It is now the summer of 1897.
I was twelve years old. There had been a diphtheria epidemic in town that winter. Almost all children got it and many died; sometimes three or four in one family were taken. We were very lucky in our family only one got it and pulled through ok.
Aunt Lizzie Allred had moved to Mt. Pleasant that year from Bisbee, Arizona. Her husband had died there but we didn’t hear much of the particulars. She had five children; Bell, Maud, Ethel, Arthur and Lerue, the youngest. She had bought the home back of the mill that Josephine had been living in, and Josephine had to move into an old rock house just north of us. It was a terrible place but Frank had no job, so they had to have shelter.
Aunt Lizzie had visited us a couple of years previously, and we had a wonderful time. She wanted to visit Aunt Marie Day who lived across the mountains. It was about 30 miles away. Brother Fred drove the team. It took two days and we camped on top of the mountains the first night. It was near the Huntington Coal mine and was wonderful. Going down the other side of the mountain toward Castle Valley the scenery was so much different from our side which was always green with pines. The Huntington side is the mass of high red cliffs and bluffs, which reminded us of castles and fairy lands of all description.
We were welcomed at Aunt Maria’s whom I don’t remember having ever seen before. Their farm was at its best time of year. Fresh green peas, corn and new potatoes. These days were not prosperous, in fact folks were pretty poor, but they made us very welcome and happy. Only two things marred the visit. The water was terrible; had a flat, alkalins gagy taste and the mosquitoes nearly ate us up. The Days had a nice family; Henry, about my age, Chris, Floyd, Harold and Inis.
We had a wonderful trip on our trip home again. Thru those beautiful canyons although the roads were rough we kids at least were having the time of our lives.
Back home again, we were ready for the Fourth of July celebration. This was always a big day for us. First, at daybreak the boys, with their shot guns and giant fire crackers would begin shooting, followed by loud blasts from Jim Wilson’s blacksmith shop. He would place black powder between two anvils then with a long iron rod, heated on one end, he would touch off the powder which would go off with a sound like a dozen cannons firing all at once, echoing thru the valley with a thundering noise. Then we could hear the band playing “Stars and Stripes Forever,” “America” and others.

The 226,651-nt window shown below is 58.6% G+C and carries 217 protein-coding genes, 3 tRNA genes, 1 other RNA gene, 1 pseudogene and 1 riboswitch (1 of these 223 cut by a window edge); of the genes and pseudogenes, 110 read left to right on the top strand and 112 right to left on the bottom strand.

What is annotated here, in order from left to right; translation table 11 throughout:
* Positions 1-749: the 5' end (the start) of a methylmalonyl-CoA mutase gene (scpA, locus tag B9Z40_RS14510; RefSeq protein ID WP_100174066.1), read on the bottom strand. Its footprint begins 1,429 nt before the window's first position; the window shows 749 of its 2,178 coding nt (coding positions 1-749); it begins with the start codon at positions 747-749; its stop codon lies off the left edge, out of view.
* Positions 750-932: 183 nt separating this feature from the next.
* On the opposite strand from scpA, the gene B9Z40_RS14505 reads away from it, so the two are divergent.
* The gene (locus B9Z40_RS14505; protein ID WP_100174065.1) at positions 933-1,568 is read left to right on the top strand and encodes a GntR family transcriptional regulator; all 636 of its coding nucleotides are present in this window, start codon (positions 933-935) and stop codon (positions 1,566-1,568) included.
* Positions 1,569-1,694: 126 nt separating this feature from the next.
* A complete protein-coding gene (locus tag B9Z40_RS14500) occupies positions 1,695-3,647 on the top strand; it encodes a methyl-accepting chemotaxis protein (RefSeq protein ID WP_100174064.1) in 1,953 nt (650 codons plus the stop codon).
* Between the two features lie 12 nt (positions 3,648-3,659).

After breakfast we’d go down town and see the pretty girls, with pretty dresses and parasols; the parade, and the celebration was on, ending with a dance at night and a wonderful time with our best girl.
Time marches on thru 1898.
We are nearing the end of the century. Dad used to say that though he may not live to see the new century would predict that wonderful things would happen. There were new inventions, like the McCormick Binder. Mrs. Hafen used to say that the most wonderful thing to her was the new machine that could take the cream away from the milk – the new separator. No one here had yet heard of the auto mobile, tho’ it wasn’t long until we saw pictures of one in “The Post.”
Dad’s flour mill had been taken over by the creditors by this time. He was broke – had nothing except that he had the little property in mother’s name, which was saved. He worked in the old mill while they were liquidating the new one and dismantling it.
I didn’t realize it then, but I soon learned that I would soon be on my own. Dad couldn’t give me a job as he had the other boys. Fred went to college at Provo to prepare himself for his life’s work, while brother Jim got a job running Fairview mill for $35.00 per month.
He soon married, and he and Emelia and their daughter Ina moved to Heber City, where Emelia bore him three daughters – triplets. One soon died; one lived to be 15 years of age’ the other, Estrella has a family and lives at Bountiful while Ina, the oldest, never married, but teaches school at San Francisco. Jim lived to be seventy-two and died at his home in Moroni.
Right after a fourth of July celebration, and about 1899, Eph Hansen and I were sleeping in our new buggy shed. The smell of new lumber and fresh hay was invigorating. We had had a hot day and were tired before rolling in. Then about three o’clock Josephine came, calling “The town is on fire - there’s a big fire downtown.” In two seconds we had our overalls on and were on our way down town, which was only about four blocks away. The fire seemed to reach to the sky and burned most of the buildings on the north
side, including Uncle Abrams store. WE kids had an exciting time, but tho’ it was fun for us, many people lost nearly everything.
This year another great event also happened for us kids. Ringling Bros., greatest show on earth came to Mt. Pleasant. Small town – big circus, but the tents were filled to capacity and folks who had never seen a railroad before came from 200 miles around.
The great Parade was wonderful! All those gold and red wagons carrying the wild animals, the elephants, tigers, lions and hundreds of large white horses. In those days we kids were told that it was lucky to spit when seeing a white horse. Well, we were kept pretty busy. When we were in the big tent, watching all three rings at once, we lost all track of time. Of course we didn’t let any white horses come in the ring without keeping our good luck charm alive. Then between the acts we looked down the rows ahead, particularly at the backs of some men just below us, and se soon found another place to sit. At that show, there were the original owners of the Ringling show, all five brothers.